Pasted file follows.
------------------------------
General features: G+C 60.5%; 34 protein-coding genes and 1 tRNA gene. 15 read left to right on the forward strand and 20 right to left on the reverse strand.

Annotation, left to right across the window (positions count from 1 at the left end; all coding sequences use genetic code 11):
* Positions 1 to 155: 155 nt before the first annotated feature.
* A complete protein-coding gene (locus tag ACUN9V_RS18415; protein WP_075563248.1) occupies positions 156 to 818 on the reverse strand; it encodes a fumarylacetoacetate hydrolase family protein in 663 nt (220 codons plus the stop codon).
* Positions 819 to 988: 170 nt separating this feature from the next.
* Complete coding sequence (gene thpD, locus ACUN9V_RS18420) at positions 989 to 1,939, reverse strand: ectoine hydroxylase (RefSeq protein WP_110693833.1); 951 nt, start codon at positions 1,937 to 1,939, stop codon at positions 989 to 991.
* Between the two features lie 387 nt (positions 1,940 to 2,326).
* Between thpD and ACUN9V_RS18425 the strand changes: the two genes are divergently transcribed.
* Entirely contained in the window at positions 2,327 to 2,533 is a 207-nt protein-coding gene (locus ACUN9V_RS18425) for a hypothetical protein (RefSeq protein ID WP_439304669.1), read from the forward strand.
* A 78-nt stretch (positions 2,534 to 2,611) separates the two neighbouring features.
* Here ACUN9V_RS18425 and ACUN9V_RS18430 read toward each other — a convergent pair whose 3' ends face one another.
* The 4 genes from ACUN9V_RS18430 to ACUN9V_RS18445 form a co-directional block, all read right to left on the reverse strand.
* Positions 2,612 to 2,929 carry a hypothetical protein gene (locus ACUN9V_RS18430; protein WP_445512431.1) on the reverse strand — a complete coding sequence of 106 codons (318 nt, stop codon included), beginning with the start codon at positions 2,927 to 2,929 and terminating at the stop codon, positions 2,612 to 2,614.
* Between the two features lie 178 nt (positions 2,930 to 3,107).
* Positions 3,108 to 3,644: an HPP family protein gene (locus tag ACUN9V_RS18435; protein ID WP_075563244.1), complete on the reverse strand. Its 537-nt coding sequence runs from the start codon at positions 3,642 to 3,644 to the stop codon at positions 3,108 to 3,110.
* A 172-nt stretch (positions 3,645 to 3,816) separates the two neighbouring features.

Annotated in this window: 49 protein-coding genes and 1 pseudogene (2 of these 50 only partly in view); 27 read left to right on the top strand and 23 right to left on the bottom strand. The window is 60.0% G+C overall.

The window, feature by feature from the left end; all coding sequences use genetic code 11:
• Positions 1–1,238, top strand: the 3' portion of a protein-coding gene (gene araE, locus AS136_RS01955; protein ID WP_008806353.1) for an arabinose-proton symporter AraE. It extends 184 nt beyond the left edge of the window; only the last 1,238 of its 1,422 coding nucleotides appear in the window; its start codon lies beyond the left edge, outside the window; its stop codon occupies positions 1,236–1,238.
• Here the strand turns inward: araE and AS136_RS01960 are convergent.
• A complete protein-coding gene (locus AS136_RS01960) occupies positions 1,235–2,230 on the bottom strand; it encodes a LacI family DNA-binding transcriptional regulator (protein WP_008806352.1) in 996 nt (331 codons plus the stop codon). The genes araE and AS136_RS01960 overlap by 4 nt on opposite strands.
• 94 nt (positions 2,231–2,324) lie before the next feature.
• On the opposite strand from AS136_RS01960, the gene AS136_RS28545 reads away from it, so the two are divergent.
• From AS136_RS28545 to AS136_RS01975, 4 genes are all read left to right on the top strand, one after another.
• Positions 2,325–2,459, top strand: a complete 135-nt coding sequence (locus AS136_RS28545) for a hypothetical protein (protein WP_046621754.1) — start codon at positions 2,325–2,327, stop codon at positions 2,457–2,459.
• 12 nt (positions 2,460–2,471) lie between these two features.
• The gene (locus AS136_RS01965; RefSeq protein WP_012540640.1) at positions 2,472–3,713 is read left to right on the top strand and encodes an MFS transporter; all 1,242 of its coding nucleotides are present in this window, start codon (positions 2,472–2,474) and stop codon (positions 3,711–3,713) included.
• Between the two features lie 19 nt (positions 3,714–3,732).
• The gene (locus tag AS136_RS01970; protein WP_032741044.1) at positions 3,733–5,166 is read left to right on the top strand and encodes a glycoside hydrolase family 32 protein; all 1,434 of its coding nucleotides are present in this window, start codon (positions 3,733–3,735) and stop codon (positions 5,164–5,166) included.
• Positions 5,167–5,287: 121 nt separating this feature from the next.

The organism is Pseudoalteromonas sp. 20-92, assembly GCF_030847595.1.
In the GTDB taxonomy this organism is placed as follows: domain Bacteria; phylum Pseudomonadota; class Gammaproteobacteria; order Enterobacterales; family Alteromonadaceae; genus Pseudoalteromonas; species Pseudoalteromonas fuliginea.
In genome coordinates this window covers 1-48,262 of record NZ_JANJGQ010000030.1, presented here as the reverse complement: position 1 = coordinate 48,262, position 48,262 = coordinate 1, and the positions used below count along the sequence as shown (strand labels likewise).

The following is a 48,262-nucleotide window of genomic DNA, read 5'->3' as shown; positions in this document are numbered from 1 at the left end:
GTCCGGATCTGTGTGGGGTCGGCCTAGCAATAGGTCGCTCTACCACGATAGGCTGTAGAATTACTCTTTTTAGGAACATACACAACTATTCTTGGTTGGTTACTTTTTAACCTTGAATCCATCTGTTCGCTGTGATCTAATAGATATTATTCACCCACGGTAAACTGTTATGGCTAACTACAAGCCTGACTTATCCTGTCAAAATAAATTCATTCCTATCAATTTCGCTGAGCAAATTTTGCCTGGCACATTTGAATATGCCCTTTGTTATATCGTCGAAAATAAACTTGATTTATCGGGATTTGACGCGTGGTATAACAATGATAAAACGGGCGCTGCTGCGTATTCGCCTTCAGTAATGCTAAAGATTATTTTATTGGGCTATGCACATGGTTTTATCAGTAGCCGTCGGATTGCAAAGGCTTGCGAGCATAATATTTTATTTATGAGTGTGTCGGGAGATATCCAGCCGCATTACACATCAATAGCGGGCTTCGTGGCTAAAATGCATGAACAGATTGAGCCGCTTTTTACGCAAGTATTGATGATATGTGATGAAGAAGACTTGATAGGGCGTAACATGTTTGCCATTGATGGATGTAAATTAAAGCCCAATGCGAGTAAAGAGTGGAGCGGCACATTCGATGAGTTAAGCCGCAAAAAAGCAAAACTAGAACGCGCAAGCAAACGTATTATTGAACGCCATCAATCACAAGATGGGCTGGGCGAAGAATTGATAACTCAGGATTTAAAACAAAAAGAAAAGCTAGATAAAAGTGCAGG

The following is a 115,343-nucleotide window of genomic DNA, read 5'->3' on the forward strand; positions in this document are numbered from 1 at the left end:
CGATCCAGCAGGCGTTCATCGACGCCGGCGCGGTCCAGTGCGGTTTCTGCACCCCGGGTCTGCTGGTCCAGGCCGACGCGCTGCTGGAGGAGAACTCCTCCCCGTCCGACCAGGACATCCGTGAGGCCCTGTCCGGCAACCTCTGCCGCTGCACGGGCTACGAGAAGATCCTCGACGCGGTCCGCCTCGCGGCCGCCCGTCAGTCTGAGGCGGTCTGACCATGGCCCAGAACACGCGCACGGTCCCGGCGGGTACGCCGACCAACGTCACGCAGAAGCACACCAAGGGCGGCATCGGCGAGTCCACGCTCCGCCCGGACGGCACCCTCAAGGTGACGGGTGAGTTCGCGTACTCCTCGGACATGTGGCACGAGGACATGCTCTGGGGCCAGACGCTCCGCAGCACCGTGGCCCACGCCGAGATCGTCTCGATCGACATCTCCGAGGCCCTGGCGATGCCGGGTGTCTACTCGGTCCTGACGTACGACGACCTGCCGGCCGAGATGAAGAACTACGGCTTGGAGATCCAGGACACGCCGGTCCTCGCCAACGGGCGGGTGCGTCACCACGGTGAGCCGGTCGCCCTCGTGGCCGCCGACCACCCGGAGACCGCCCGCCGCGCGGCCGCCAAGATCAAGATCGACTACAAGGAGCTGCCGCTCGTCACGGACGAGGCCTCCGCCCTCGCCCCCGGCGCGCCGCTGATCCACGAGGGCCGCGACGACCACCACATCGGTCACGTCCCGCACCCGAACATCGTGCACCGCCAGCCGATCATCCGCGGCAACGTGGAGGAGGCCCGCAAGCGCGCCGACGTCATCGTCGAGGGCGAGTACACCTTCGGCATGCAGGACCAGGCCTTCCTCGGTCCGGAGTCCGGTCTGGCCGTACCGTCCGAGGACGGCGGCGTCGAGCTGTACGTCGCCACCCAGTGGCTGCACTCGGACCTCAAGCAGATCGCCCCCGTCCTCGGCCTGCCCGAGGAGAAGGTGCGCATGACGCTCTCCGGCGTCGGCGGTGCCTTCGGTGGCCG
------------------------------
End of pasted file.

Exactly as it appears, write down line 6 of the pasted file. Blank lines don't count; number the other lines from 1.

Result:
* Complete coding sequence (gene thpD, locus ACUN9V_RS18420) at positions 989 to 1,939, reverse strand: ectoine hydroxylase (RefSeq protein WP_110693833.1); 951 nt, start codon at positions 1,937 to 1,939, stop codon at positions 989 to 991.